Normally broken bones are the result of bikes, one way or another. For Pat however, bikes would be the result from an injury, instead of the cause. Paging Dr Scram!

A fractured knee wasn’t the ideal momento Pat had wanted to take home after a trip to Canada 6 years ago, but ever the optimist it would be this injury that would give birth to a whole new world of fun – along with new ways to break bones in the future.

“It was in 2010 that I first started riding. I’d come home from Canada with a fractured knee and had a lot of spare time doing nothing. It was in this down time that I found out about the café racer culture, which resulted in me buying a 1974 CB550. I was completely hooked.” Year later would find Pat upgrading from his CB550 to a CB750, as he immersed himself with the growing café racer scene in Sydney as it would grow and thrive.

It was at this time that Pat also grabbed himself a Suzuki DR650, with the intention of building it up for dirt and dual sport riding, as well as being his daily commuter. Owning two bikes at this point in his life with a growing family would prove to be impractical however, and so the CB750 would be sold off so he could concentrate his misfit juices on turning this stock DR650 into the multi-purpose Scrambler he’d always envisioned.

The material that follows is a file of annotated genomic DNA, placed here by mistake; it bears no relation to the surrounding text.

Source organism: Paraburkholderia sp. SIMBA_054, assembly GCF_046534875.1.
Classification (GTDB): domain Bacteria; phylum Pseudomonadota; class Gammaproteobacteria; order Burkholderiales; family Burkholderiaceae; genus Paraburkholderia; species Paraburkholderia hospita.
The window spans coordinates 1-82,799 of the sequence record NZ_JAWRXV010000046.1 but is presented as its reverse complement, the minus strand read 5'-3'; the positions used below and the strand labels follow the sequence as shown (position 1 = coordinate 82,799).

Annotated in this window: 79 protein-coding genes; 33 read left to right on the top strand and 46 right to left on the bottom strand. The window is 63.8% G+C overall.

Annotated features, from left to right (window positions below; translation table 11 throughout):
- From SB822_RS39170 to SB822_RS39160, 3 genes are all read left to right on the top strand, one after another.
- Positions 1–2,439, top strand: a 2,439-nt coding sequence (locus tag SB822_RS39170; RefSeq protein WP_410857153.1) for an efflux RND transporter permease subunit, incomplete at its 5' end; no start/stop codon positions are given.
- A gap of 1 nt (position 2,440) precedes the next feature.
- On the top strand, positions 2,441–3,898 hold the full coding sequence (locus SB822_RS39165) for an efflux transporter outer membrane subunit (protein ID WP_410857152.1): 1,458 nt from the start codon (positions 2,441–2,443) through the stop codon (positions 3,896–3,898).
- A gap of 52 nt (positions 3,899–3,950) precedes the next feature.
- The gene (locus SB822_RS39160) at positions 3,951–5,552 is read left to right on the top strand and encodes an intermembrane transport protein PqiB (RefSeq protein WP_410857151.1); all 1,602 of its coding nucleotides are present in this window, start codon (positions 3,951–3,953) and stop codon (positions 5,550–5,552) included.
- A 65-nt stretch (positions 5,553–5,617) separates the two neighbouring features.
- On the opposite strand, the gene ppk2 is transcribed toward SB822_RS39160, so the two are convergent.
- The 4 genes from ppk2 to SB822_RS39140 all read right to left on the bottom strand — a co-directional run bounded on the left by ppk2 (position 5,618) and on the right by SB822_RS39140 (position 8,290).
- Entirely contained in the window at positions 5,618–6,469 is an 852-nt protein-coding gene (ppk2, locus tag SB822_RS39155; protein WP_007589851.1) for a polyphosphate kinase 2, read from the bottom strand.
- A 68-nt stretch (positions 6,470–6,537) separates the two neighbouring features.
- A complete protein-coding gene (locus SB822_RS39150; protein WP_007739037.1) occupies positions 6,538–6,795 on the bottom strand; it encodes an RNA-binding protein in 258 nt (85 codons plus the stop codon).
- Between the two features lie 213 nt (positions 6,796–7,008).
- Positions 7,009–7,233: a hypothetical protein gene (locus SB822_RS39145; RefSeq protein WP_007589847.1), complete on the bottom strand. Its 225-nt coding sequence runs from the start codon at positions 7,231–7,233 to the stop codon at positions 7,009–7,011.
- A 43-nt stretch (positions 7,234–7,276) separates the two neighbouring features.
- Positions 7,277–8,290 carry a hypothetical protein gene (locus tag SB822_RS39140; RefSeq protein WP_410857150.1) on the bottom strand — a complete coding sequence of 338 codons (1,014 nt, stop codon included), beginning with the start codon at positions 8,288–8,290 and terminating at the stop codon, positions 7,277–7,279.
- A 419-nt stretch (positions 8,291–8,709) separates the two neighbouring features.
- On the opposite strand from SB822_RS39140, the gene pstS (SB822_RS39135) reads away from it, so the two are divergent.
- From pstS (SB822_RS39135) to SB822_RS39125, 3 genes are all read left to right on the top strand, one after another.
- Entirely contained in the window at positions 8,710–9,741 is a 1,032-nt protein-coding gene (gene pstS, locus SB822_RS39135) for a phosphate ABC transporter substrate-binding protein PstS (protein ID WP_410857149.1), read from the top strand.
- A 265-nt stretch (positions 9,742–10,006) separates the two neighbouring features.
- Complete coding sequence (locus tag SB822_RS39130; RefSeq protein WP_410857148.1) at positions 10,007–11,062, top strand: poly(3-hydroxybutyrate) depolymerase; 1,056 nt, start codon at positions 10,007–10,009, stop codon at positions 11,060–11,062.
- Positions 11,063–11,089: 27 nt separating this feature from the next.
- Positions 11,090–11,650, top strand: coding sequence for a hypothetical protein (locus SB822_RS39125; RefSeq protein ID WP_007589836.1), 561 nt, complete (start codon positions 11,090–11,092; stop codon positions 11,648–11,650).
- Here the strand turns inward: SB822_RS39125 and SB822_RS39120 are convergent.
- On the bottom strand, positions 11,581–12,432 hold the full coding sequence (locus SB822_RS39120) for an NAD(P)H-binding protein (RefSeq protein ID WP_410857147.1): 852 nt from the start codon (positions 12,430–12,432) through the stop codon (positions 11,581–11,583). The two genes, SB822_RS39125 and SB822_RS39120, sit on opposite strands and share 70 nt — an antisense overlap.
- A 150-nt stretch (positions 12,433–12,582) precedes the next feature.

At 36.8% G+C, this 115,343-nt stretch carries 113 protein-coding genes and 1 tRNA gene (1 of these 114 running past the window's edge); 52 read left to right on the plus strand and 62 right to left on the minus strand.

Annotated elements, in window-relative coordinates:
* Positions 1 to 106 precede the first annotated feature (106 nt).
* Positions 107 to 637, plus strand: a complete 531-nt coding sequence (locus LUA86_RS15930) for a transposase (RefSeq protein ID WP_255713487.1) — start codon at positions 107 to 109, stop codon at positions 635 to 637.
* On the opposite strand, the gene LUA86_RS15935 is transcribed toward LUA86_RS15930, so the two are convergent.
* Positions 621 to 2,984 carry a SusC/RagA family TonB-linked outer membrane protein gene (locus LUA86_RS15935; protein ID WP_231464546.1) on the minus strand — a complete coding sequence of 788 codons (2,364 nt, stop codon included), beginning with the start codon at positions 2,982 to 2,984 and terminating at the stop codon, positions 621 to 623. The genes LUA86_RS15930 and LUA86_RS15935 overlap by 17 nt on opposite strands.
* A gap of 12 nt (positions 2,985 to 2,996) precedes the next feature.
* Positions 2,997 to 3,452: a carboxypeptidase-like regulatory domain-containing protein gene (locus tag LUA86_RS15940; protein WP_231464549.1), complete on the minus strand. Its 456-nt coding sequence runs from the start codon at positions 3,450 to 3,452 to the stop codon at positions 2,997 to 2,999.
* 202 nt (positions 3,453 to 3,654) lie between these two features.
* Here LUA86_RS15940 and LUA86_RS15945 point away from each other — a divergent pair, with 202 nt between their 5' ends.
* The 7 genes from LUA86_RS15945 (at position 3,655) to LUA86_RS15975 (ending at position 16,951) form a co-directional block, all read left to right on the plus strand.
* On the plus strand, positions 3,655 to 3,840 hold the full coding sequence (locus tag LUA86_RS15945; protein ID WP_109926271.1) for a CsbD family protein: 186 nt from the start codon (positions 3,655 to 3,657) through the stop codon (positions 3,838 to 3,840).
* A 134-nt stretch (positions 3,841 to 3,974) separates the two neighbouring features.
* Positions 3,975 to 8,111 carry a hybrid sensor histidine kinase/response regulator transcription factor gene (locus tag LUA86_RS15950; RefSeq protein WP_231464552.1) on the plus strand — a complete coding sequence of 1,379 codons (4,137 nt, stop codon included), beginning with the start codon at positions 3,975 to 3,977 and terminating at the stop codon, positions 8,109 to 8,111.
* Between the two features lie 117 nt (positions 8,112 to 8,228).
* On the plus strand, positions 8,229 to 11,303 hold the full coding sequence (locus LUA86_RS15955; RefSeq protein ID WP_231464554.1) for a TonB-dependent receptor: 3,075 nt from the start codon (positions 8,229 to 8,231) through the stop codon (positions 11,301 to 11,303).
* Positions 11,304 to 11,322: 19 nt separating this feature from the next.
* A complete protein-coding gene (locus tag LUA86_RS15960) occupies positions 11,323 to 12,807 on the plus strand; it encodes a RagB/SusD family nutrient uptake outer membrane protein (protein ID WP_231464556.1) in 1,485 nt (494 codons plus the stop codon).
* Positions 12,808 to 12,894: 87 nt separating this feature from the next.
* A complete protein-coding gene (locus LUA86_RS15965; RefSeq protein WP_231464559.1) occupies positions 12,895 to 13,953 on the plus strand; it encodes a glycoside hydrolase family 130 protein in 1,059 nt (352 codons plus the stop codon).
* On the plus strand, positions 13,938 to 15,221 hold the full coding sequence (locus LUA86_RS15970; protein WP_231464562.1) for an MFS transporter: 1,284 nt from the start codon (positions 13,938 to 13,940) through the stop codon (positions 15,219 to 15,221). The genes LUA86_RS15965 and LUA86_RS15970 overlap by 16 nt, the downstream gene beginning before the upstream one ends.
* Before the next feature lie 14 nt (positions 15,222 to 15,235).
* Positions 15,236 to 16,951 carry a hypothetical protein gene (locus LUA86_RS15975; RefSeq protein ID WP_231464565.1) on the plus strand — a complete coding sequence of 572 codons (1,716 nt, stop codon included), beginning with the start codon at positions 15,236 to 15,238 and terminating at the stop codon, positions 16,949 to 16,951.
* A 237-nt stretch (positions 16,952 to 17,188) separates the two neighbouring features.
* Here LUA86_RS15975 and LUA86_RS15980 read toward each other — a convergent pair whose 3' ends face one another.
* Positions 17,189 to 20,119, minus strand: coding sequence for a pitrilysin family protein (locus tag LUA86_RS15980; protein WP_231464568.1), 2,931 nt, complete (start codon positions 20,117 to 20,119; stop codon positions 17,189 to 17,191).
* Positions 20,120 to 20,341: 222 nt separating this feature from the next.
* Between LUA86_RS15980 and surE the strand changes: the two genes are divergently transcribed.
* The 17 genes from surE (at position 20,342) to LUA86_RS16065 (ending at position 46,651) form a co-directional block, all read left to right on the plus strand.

“I used to do a lot of weekends away, 4-wheel driving with mates. The 4WD had to go when our first child came along; so being able to get out in the bush was something that came into consideration when I bought the DR650 initially. I don’t get to go out for my longer rides now as my wife and I have just had a baby boy, but this will change later on when we all get used to the new addition to the family.”

It would be a slow start piecing together all the ideas and inspiration for this build, as Pat trawled through all the popular scrambler and tracker builds that were coming out. Once the plans were settled, it was off to Darren at DNA Custom Cycles to get this bike Scrambling. “I didn’t have a garage or appropriate tools to take on this build, and with Darren’s knowledge and skills we ended up with a far better end result than I had first envisaged.”

Over at DNA, the bike was completely stripped down, with the frame being powder coated along with most of the other bolt on parts receiving some fresh paint. I had upgraded the wheels (Excel Takasago front 19×2.5 inch from 21×1.85 inch, rear 17×4.25 inch from 17×2.5inch) laced to standard hubs, suspension, fuel delivery (Mikuni TM40 Pumper) and bigger front brakes previously to improve the overall rideablity of the bike.

“It’s really just a great little all-rounder. Enough power for what I need, it can keep up with most bikes on the sealed twisty mountain roads, and it feels at home in the dirt too. The new and improved look is a huge bonus, I have already had a lot of good feedback from lots of people – some are confused whether it’s a Yamaha or something else.”


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